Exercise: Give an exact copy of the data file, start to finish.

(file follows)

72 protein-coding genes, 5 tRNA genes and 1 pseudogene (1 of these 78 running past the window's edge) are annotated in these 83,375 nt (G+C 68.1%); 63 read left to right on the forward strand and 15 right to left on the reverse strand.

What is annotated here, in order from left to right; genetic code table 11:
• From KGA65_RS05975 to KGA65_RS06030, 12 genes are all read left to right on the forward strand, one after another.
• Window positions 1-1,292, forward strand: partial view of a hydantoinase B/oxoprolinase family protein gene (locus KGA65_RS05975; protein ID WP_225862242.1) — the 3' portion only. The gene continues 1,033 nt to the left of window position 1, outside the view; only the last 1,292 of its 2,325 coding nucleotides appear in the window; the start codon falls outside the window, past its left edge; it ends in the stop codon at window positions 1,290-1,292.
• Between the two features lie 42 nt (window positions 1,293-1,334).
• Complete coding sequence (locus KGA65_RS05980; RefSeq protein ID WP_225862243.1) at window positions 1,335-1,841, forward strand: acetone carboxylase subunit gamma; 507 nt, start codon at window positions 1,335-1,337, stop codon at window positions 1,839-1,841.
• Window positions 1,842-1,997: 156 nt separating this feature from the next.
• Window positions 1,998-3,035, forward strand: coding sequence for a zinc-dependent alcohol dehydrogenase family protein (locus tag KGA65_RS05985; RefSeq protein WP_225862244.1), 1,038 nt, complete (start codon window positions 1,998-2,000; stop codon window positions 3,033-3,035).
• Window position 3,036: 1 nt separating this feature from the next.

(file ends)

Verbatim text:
72 protein-coding genes, 5 tRNA genes and 1 pseudogene (1 of these 78 running past the window's edge) are annotated in these 83,375 nt (G+C 68.1%); 63 read left to right on the forward strand and 15 right to left on the reverse strand.

What is annotated here, in order from left to right; genetic code table 11:
• From KGA65_RS05975 to KGA65_RS06030, 12 genes are all read left to right on the forward strand, one after another.
• Window positions 1-1,292, forward strand: partial view of a hydantoinase B/oxoprolinase family protein gene (locus KGA65_RS05975; protein ID WP_225862242.1) — the 3' portion only. The gene continues 1,033 nt to the left of window position 1, outside the view; only the last 1,292 of its 2,325 coding nucleotides appear in the window; the start codon falls outside the window, past its left edge; it ends in the stop codon at window positions 1,290-1,292.
• Between the two features lie 42 nt (window positions 1,293-1,334).
• Complete coding sequence (locus KGA65_RS05980; RefSeq protein ID WP_225862243.1) at window positions 1,335-1,841, forward strand: acetone carboxylase subunit gamma; 507 nt, start codon at window positions 1,335-1,337, stop codon at window positions 1,839-1,841.
• Window positions 1,842-1,997: 156 nt separating this feature from the next.
• Window positions 1,998-3,035, forward strand: coding sequence for a zinc-dependent alcohol dehydrogenase family protein (locus tag KGA65_RS05985; RefSeq protein WP_225862244.1), 1,038 nt, complete (start codon window positions 1,998-2,000; stop codon window positions 3,033-3,035).
• Window position 3,036: 1 nt separating this feature from the next.